|Everitt, James -|
Submitted to: Springer Verlag
Publication Type: Book / Chapter
Publication Acceptance Date: July 15, 2011
Publication Date: September 12, 2011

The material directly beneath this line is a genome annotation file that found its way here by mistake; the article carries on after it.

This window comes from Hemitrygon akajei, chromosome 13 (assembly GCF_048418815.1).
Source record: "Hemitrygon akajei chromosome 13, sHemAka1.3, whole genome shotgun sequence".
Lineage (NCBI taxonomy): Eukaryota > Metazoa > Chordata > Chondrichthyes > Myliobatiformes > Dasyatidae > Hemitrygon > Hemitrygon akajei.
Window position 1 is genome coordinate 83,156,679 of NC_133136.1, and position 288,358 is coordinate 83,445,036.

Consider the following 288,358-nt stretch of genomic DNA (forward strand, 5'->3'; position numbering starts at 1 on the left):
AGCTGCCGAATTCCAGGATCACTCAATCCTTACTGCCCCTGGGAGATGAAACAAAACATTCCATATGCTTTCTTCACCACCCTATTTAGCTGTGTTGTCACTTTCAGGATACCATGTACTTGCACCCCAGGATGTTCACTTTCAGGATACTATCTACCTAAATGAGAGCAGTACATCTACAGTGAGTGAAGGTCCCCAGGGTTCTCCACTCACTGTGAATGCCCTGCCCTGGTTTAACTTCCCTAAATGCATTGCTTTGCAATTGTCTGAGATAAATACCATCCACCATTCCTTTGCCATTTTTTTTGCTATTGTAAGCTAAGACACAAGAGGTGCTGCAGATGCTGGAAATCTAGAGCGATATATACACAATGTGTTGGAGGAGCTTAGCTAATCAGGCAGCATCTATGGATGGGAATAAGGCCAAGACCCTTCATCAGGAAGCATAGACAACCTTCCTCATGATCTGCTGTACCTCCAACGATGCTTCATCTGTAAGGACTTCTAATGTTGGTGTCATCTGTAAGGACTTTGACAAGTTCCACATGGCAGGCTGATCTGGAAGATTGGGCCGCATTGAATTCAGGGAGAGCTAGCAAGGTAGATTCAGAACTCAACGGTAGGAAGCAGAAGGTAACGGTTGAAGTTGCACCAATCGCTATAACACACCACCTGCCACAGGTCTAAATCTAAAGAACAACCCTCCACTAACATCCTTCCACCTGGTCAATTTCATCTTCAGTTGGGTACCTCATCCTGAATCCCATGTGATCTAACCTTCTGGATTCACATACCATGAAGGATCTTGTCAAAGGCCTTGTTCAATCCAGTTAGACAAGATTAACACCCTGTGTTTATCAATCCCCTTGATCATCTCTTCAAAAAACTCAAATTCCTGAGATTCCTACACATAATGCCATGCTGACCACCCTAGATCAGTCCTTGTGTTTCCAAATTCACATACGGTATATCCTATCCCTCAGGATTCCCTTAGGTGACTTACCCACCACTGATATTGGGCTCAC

Citation: Yang, C., Everitt, J.H. 2011. Remote sensing for detecting and mapping whitefly (Bemisia tabaci) infestations. In: Thompson, W.M.O., editor. The Whitefly, Bemisia tabaci (Homoptera: Aleyrodidae) Interaction with Geminivirus-Infected Host Plants. 1st edition. Springer Netherlands. p. 357-381. Technical Abstract: Remote sensing technology has long been used for detecting insect infestations on agricultural crops. With recent advances in remote sensing sensors and other spatial information technologies such as Global Position Systems (GPS) and Geographic Information Systems (GIS), remote sensing is finding more and more practical applications for the detection and management of insect pests, including sweetpotato whitefly (Bemesia tabaci Gennadius). This chapter begins with an extended overview of remote sensing principles and systems that can be used for entomological studies. Properties and behavior of electromagnetic energy, major divisions of the electromagnetic spectrum (i.e., ultraviolet, visible, infrared and microwave), and the interactions between radiation and ground targets are discussed. Major types of remote sensing systems are described, including ground-based spectroradiometers, aerial photographic cameras, airborne digital multispectral and hyperspectral imaging systems, and moderate and high resolution satellite imaging systems. The second part of the chapter provides a brief review on the use of remote sensing for detecting whitefly infestations and presents an application example to illustrate how remote sensing can be integrated with GPS and GIS technologies for detecting and mapping whitefly infestations in cotton fields. The methodologies for ground reflectance and airborne image acquisition and for the integration of image data with GPS and GIS are discussed.